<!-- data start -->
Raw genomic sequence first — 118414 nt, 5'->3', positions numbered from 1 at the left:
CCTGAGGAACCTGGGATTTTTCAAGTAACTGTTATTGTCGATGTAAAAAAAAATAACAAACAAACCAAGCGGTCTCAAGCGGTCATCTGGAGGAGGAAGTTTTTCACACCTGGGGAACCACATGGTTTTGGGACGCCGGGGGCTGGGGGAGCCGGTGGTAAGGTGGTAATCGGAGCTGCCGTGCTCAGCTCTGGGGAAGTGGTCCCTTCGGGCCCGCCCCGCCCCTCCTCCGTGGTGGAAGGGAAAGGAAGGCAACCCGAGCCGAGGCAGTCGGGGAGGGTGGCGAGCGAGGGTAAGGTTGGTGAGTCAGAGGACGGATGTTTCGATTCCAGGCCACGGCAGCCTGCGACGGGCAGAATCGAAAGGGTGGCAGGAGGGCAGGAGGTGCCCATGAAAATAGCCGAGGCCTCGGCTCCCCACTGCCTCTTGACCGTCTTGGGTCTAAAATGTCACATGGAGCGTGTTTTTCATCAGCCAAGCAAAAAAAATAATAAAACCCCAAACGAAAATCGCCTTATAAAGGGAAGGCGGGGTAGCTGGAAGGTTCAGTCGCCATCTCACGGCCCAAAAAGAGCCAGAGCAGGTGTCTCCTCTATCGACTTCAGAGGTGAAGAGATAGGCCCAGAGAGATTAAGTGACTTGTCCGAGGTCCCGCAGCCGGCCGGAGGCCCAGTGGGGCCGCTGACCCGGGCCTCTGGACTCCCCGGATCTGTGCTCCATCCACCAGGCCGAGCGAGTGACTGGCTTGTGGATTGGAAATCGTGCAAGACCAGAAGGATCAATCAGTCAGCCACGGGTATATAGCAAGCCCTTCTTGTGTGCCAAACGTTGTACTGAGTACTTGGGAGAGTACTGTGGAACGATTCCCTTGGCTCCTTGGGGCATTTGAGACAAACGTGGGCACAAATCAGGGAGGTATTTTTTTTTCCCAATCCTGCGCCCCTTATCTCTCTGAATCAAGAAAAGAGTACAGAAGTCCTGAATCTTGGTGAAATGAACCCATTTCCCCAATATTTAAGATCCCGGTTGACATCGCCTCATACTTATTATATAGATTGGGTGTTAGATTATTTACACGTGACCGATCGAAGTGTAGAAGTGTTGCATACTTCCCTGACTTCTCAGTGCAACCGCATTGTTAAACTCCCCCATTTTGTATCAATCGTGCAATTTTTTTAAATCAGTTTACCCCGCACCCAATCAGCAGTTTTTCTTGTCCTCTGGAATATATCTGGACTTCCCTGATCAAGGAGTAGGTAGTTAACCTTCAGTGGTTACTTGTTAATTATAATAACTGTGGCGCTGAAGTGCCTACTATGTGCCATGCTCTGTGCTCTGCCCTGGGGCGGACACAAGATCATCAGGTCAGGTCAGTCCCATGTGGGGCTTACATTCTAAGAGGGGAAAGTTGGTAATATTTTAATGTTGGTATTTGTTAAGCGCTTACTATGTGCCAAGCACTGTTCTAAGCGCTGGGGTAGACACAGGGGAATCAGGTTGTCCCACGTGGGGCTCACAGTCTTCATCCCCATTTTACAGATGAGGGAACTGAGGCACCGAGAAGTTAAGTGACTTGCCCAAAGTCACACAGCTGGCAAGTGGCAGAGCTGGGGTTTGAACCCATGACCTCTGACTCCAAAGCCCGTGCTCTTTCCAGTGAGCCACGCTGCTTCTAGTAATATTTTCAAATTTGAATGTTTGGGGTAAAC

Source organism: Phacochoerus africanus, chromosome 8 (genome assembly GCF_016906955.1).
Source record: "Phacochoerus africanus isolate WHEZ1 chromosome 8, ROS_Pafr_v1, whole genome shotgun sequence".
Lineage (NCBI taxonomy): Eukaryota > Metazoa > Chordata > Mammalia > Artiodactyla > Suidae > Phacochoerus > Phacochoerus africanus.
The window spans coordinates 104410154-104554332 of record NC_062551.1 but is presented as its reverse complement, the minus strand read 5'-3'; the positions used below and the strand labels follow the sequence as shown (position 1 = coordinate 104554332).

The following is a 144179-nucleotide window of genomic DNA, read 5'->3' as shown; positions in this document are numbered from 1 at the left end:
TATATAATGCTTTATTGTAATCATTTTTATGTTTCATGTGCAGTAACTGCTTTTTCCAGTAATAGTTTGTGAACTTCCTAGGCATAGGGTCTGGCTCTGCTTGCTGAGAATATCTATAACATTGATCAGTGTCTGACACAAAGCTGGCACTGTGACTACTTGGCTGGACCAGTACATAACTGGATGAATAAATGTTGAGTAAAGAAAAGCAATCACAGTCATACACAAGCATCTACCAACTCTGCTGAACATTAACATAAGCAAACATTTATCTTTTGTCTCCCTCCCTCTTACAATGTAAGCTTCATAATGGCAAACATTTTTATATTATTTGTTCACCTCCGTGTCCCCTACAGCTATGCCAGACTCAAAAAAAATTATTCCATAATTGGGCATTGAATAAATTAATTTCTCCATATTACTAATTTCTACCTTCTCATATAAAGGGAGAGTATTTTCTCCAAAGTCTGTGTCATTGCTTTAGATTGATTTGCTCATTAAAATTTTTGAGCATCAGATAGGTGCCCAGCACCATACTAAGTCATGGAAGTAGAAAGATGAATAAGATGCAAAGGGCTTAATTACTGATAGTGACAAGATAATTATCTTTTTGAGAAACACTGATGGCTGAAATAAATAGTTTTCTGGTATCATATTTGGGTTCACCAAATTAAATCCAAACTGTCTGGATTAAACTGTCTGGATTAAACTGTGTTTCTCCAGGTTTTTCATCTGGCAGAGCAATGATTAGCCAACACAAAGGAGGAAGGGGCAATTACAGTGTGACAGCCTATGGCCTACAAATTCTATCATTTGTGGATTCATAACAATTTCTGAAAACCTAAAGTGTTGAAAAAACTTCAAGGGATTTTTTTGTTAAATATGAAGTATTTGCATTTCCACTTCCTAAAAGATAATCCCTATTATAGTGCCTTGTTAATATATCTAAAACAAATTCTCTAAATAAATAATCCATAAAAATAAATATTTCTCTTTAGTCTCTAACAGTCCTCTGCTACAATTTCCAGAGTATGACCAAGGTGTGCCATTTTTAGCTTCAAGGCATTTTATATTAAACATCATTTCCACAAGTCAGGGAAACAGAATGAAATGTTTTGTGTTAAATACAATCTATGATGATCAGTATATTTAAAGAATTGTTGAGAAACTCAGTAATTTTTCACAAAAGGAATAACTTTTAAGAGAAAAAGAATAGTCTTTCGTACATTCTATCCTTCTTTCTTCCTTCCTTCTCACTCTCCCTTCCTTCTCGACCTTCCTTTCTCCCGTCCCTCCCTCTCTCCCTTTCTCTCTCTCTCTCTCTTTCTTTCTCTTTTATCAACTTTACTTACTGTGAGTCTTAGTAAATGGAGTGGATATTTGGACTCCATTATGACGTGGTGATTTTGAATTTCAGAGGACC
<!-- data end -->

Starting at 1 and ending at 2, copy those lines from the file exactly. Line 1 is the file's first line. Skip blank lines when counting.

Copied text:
Raw genomic sequence first — 118414 nt, 5'->3', positions numbered from 1 at the left:
CCTGAGGAACCTGGGATTTTTCAAGTAACTGTTATTGTCGATGTAAAAAAAAATAACAAACAAACCAAGCGGTCTCAAGCGGTCATCTGGAGGAGGAAGTTTTTCACACCTGGGGAACCACATGGTTTTGGGACGCCGGGGGCTGGGGGAGCCGGTGGTAAGGTGGTAATCGGAGCTGCCGTGCTCAGCTCTGGGGAAGTGGTCCCTTCGGGCCCGCCCCGCCCCTCCTCCGTGGTGGAAGGGAAAGGAAGGCAACCCGAGCCGAGGCAGTCGGGGAGGGTGGCGAGCGAGGGTAAGGTTGGTGAGTCAGAGGACGGATGTTTCGATTCCAGGCCACGGCAGCCTGCGACGGGCAGAATCGAAAGGGTGGCAGGAGGGCAGGAGGTGCCCATGAAAATAGCCGAGGCCTCGGCTCCCCACTGCCTCTTGACCGTCTTGGGTCTAAAATGTCACATGGAGCGTGTTTTTCATCAGCCAAGCAAAAAAAATAATAAAACCCCAAACGAAAATCGCCTTATAAAGGGAAGGCGGGGTAGCTGGAAGGTTCAGTCGCCATCTCACGGCCCAAAAAGAGCCAGAGCAGGTGTCTCCTCTATCGACTTCAGAGGTGAAGAGATAGGCCCAGAGAGATTAAGTGACTTGTCCGAGGTCCCGCAGCCGGCCGGAGGCCCAGTGGGGCCGCTGACCCGGGCCTCTGGACTCCCCGGATCTGTGCTCCATCCACCAGGCCGAGCGAGTGACTGGCTTGTGGATTGGAAATCGTGCAAGACCAGAAGGATCAATCAGTCAGCCACGGGTATATAGCAAGCCCTTCTTGTGTGCCAAACGTTGTACTGAGTACTTGGGAGAGTACTGTGGAACGATTCCCTTGGCTCCTTGGGGCATTTGAGACAAACGTGGGCACAAATCAGGGAGGTATTTTTTTTTCCCAATCCTGCGCCCCTTATCTCTCTGAATCAAGAAAAGAGTACAGAAGTCCTGAATCTTGGTGAAATGAACCCATTTCCCCAATATTTAAGATCCCGGTTGACATCGCCTCATACTTATTATATAGATTGGGTGTTAGATTATTTACACGTGACCGATCGAAGTGTAGAAGTGTTGCATACTTCCCTGACTTCTCAGTGCAACCGCATTGTTAAACTCCCCCATTTTGTATCAATCGTGCAATTTTTTTAAATCAGTTTACCCCGCACCCAATCAGCAGTTTTTCTTGTCCTCTGGAATATATCTGGACTTCCCTGATCAAGGAGTAGGTAGTTAACCTTCAGTGGTTACTTGTTAATTATAATAACTGTGGCGCTGAAGTGCCTACTATGTGCCATGCTCTGTGCTCTGCCCTGGGGCGGACACAAGATCATCAGGTCAGGTCAGTCCCATGTGGGGCTTACATTCTAAGAGGGGAAAGTTGGTAATATTTTAATGTTGGTATTTGTTAAGCGCTTACTATGTGCCAAGCACTGTTCTAAGCGCTGGGGTAGACACAGGGGAATCAGGTTGTCCCACGTGGGGCTCACAGTCTTCATCCCCATTTTACAGATGAGGGAACTGAGGCACCGAGAAGTTAAGTGACTTGCCCAAAGTCACACAGCTGGCAAGTGGCAGAGCTGGGGTTTGAACCCATGACCTCTGACTCCAAAGCCCGTGCTCTTTCCAGTGAGCCACGCTGCTTCTAGTAATATTTTCAAATTTGAATGTTTGGGGTAAAC